(Updated April 2, 2020 12:53 p.m. ET) Following nearly a month of being turned away from one port after another, Holland America Line’s Zaandam will be allowed to dock in Port Everglades, Florida. Guests onboard both Zaandam and Rotterdam are scheduled to dock Thursday afternoon.
What follows is a timeline of how the dramatic events unfolded.
March 7, 2020
Holland America Line’s ms Zaandam began sailing a South America cruise that set sail from Buenos Aires, Argentina and was initially scheduled to end at San Antonio, Chile, on March 21.
March 13, 2020
Holland America Line decided to suspend its global cruise operations for 30 days and end their at-sea voyages as quickly as possible.
READ MORE: Holland America Suspends All Sailings
March 14, 2020
Holland America hoped to fly guests home from Punta Arenas, Chile but the requests were denied. This was the last time guests disembarked the Zaandam.
March 20, 2020
The ship’s original itinerary was scheduled to end on this day. Instead, the Zaandam continued finding a port willing to let them disembark their guests. Meanwhile, the ship’s next sailing was canceled as part of the company-wide suspension of sailings.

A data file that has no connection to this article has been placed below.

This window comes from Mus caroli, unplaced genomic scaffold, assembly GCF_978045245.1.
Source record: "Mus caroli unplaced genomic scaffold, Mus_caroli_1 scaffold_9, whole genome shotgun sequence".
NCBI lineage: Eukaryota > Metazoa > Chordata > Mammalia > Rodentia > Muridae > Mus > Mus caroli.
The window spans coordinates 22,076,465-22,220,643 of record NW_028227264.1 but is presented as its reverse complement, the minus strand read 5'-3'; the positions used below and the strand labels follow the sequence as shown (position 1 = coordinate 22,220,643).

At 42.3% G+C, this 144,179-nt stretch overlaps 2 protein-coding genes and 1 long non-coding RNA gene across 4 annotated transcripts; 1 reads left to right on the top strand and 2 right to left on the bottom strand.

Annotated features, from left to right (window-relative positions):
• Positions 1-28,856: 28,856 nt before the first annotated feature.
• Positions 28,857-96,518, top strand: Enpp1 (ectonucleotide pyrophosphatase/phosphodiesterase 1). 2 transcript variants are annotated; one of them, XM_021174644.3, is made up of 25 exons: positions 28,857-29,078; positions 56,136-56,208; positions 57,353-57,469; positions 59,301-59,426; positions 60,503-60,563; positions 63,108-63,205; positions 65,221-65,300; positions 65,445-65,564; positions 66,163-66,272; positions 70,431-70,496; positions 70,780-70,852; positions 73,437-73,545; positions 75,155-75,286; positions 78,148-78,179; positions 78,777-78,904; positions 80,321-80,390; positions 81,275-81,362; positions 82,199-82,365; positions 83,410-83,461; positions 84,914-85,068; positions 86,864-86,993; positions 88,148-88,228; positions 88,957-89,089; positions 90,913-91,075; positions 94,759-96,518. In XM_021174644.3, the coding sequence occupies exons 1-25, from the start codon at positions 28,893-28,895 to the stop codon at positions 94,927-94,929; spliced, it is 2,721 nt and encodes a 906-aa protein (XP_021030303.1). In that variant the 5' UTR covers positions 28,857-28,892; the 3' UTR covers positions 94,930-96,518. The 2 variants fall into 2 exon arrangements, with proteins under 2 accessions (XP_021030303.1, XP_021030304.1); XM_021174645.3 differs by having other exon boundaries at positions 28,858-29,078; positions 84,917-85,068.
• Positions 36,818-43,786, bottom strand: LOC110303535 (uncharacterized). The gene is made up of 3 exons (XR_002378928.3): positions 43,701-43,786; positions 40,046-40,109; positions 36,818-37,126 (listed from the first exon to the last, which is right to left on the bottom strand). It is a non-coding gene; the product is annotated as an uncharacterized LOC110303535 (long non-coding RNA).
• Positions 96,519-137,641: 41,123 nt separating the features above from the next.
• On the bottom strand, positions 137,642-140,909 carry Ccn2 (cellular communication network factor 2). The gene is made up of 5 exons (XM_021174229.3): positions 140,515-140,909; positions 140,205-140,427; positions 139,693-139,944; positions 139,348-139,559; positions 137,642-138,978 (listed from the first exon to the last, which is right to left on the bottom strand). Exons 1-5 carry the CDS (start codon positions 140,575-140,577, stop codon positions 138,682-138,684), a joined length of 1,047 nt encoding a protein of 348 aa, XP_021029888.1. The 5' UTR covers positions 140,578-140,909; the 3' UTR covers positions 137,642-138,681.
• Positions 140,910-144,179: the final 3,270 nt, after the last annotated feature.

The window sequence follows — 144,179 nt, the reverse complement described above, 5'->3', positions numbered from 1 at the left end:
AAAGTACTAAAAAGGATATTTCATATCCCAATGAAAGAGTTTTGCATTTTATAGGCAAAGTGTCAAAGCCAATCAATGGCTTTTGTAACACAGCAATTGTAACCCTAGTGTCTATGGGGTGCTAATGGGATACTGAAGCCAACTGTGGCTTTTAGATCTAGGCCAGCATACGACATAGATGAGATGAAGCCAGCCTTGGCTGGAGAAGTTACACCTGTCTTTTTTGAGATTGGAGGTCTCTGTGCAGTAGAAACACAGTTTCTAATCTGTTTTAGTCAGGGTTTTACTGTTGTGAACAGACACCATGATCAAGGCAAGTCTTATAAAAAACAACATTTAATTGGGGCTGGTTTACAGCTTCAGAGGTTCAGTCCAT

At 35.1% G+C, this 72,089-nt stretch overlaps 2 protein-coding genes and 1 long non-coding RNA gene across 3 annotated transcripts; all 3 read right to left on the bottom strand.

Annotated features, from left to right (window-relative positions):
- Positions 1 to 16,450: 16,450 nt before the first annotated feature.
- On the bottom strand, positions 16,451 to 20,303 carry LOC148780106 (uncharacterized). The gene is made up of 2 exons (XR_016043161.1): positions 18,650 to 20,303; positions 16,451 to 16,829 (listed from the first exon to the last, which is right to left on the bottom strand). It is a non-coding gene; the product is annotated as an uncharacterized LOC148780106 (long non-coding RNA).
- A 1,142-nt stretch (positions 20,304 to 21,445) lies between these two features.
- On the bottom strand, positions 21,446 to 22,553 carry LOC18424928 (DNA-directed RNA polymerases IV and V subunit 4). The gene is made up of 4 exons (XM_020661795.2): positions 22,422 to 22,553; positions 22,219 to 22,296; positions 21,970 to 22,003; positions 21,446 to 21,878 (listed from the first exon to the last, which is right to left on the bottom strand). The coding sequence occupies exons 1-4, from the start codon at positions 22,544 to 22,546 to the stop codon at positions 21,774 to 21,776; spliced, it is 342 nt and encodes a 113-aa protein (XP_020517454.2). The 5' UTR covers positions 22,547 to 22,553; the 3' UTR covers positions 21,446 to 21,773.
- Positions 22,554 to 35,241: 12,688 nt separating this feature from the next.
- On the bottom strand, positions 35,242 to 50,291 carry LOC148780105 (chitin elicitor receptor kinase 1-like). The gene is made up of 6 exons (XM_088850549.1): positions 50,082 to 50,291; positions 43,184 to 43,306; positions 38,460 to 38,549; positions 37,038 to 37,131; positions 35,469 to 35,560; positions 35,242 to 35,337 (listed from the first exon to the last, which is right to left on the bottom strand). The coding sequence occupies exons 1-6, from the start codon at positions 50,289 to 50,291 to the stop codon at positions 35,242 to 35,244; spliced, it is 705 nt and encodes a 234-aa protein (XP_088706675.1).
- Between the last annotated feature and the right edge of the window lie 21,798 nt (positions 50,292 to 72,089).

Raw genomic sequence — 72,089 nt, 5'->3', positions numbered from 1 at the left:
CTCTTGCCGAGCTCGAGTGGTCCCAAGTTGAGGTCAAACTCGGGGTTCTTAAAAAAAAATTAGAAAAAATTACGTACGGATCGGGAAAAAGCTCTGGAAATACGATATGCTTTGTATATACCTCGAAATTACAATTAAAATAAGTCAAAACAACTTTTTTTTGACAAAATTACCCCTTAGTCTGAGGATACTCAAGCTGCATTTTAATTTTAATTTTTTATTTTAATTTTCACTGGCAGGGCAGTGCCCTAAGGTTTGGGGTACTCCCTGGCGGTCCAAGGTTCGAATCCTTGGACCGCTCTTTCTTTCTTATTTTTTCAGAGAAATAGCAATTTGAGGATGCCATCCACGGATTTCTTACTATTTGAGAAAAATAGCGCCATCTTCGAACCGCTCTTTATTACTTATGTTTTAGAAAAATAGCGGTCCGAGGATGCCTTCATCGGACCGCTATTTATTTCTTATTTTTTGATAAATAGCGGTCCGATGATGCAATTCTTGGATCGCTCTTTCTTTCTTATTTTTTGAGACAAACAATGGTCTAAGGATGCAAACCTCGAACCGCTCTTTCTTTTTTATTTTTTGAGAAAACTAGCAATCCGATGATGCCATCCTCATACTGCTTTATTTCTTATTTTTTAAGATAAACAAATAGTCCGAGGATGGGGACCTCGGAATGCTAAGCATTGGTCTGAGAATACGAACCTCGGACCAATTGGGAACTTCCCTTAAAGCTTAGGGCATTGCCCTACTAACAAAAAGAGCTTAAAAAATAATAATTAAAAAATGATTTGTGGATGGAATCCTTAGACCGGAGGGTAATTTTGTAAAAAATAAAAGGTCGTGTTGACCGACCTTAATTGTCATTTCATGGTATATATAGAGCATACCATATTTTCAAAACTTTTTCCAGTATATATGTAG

March 21, 2020
Zaandam arrived in Valparaiso, Chile, where it remained at anchor while taking on provisions and fuel, including regular medications for those who needed them. However, passengers and crew were kept aboard, unable to disembark.
March 22, 2020
Thirteen guests and 29 crew members reported flu-like symptoms to the ship’s medical center. There were no testing kits on board the ship, so Holland America asked the guests to remain in their staterooms until more information became available.
March 24, 2020
All the ports along the Zaandam’s route north remained closed to cruise ships. Holland America deployed the ms Rotterdam to meet with Zaandam with medical supplies and testing kits. At the time, Rotterdam was laid up in Puerto Vallarta, Mexico, with 613 crew members and no guests. The ship had been docked in Mexico to wait out the global suspension of cruising.
March 26, 2020
Off the coast of Panama, the ms Rotterdam met the Zaandam to provide supplies. The Rotterdam remained with her sister ship while the next course of action was being decided. Testing passengers began immediately.